Background: While the relationship between muscle size and strength is well understood, the same cannot be said for muscle density. Muscle density from CT is thought to reflect degree of fat infiltration which may impair muscle function. As ageing is associated with both a loss of muscle mass and increasing fat infiltration, measures of muscle mass alone may not adequately represent age-related loss in function. Further, the relationship of muscle density to bone strength is not fully understood. Our goal was to determine the relationship between pQCT-derived muscle area (MA) and density (MD) and both muscle and bone strength.
Methods: Ethical approval was obtained (AHS/52/14/HREC). Participants underwent pQCT scans of the dominant thigh (33% from distal) for muscle and bone area and density. Knee extensor strength was tested with an isokinetic dynamometer (Biodex). Linear regressions were used to determine the ability of MA and MD to predict variations in parameters of muscle and bone strength.
Results: 52 participants (33.8±12.0yo) volunteered. MA was highly predictive of muscle strength in all participants, and of bone area and strength in younger participants (24.4±3.1yo). MD was not related to bone density, or to any bone parameter in the older (42.4±10.8yo) participants.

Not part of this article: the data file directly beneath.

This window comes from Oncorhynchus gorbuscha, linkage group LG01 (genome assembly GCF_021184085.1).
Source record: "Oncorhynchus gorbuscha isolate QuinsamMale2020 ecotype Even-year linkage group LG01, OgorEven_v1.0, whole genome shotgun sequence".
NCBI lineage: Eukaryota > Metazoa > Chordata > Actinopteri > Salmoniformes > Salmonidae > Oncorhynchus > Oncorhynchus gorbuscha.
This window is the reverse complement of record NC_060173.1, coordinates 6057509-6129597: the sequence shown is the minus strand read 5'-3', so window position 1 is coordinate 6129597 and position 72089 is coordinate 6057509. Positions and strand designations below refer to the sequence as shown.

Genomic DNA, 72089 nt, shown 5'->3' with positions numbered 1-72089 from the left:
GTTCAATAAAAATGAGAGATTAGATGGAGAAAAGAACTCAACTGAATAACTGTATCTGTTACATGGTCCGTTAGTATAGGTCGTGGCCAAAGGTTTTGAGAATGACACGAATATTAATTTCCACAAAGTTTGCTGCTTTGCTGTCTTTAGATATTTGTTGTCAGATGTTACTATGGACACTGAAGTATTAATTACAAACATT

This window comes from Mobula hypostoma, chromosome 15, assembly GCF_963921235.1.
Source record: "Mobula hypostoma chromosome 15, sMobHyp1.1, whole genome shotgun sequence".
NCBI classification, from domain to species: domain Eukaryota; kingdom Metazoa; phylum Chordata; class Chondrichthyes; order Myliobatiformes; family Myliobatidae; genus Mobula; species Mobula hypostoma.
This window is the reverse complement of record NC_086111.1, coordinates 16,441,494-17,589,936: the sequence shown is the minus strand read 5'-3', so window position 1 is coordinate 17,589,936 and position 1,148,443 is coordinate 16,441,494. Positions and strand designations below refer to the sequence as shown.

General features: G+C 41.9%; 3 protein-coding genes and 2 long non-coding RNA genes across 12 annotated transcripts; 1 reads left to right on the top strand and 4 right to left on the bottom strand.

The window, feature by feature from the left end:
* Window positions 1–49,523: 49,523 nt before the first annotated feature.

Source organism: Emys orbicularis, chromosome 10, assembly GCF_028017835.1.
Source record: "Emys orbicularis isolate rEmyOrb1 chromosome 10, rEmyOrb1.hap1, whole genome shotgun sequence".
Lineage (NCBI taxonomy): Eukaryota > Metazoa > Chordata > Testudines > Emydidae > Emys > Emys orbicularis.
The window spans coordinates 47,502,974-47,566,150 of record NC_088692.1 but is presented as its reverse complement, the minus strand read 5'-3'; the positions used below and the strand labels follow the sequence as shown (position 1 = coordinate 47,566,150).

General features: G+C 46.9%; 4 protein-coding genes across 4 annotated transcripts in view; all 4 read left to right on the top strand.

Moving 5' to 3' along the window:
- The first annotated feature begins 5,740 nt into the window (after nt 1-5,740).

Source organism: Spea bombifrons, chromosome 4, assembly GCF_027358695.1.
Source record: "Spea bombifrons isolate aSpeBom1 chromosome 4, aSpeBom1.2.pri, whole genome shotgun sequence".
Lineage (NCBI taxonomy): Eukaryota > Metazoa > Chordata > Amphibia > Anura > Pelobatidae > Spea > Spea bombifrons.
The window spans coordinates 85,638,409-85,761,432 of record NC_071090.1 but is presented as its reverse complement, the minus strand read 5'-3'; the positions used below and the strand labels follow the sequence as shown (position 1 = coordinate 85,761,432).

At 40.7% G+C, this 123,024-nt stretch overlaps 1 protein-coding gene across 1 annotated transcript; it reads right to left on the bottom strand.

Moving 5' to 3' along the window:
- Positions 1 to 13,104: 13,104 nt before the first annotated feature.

|Muscle strength||Bone area||Stress-strain index|
|Younger adults (n=26)||MD||R2=0.15||P=0.05||R2=0.28||P=0.05||R2=0.17||P=0.04|
|Older adults (n=26)||MD||R2=0.26||P=0.01||R2=0.01||P=0.98||R2=0.01||P=0.68|
|Whole group (n=52)||MD||R2=0.18||P=0.002||R2=0.06||P=0.08||R2=0.03||P=0.21|
Conclusion: As previously observed, thigh muscle size predicts the vast majority of variance in both muscle and bone strength, particularly in young adults. Thigh muscle density has a much weaker relationship with muscle strength, and is only related to indices of bone strength in younger adults.
Disclosure: The authors declared no competing interests. Tom Gerrits was supported by a Travel Award from Radboud University Nijmegen.